As the sun grew stronger, Algy retreated into the old oak woods by the banks of the quieter loch. Everything was fresh and green and beautiful there in the dappled sunlight. It was very quiet apart from the songs of the other birds, as there are no paths through these woods to bring noisy visitors to disturb the peace. Algy sat on a rock and studied the mosses and ferns, thinking of a verse by Lord Byron:

          There is a pleasure in the pathless woods,
          There is a rapture on the lonely shore,
          There is society, where none intrudes,
          By the deep sea, and music in its roar:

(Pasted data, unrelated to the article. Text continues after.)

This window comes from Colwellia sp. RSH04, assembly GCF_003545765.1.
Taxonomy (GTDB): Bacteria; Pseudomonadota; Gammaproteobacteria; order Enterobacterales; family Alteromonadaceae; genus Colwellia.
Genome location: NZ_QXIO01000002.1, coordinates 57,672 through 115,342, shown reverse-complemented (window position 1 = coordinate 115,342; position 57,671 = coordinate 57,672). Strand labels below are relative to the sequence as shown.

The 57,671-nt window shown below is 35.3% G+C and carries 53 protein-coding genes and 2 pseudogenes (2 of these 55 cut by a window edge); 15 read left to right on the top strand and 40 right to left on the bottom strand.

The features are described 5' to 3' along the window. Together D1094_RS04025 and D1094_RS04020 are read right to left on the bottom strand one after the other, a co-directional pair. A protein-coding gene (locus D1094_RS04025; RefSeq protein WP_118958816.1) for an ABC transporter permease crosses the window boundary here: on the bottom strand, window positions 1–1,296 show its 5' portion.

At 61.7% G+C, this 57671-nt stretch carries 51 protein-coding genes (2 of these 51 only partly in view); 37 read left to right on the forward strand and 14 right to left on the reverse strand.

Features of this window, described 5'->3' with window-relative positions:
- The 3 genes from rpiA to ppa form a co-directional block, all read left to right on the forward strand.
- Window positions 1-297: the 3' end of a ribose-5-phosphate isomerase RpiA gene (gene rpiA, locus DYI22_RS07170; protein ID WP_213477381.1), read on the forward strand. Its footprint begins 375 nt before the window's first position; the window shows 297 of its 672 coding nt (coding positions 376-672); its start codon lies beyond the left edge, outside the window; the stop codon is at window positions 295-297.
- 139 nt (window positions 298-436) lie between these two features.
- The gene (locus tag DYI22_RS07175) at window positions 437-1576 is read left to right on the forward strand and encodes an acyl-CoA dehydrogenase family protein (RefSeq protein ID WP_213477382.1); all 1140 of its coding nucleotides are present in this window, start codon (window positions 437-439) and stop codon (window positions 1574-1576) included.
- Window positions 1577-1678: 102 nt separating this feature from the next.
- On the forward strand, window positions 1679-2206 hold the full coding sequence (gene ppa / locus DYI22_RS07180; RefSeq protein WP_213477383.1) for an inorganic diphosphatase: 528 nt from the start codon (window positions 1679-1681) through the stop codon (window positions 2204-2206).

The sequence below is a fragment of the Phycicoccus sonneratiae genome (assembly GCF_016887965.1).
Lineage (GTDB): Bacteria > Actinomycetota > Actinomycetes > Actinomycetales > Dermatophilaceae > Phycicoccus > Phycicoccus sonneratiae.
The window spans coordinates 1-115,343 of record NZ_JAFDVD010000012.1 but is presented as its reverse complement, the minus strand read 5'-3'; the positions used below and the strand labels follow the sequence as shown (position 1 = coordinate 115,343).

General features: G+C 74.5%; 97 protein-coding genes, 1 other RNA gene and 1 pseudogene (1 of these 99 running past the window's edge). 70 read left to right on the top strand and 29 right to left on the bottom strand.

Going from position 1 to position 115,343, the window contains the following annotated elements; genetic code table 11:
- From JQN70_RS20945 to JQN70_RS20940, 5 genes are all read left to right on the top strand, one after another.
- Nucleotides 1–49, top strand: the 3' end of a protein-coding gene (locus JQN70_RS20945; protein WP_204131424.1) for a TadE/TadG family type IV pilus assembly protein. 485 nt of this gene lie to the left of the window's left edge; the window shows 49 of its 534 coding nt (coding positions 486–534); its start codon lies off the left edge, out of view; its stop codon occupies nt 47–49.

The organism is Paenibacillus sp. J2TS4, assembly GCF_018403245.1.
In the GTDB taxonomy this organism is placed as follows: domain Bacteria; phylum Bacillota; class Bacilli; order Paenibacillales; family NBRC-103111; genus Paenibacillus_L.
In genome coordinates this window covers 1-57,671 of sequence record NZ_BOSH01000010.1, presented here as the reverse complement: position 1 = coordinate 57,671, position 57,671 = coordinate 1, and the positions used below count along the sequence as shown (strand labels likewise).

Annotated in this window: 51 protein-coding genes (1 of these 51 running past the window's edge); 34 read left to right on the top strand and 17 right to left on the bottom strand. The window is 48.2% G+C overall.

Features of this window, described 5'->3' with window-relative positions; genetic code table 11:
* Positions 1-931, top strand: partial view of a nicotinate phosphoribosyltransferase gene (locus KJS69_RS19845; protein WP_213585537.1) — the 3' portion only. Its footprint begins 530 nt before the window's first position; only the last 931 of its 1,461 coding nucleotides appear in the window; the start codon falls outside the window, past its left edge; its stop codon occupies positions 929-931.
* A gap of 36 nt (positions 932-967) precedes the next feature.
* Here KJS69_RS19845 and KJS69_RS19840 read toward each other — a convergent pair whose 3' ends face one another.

I love not man the less, but Nature more,
          From these our interviews, in which I steal
          From all I may be, or have been before,
          To mingle with the Universe, and feel
          What I can ne’er express, yet cannot all conceal.

[Algy is quoting verse CLXXVIII from Lord Byron’s extremely long narrative poem, Childe Harold’s Pilgrimage.]


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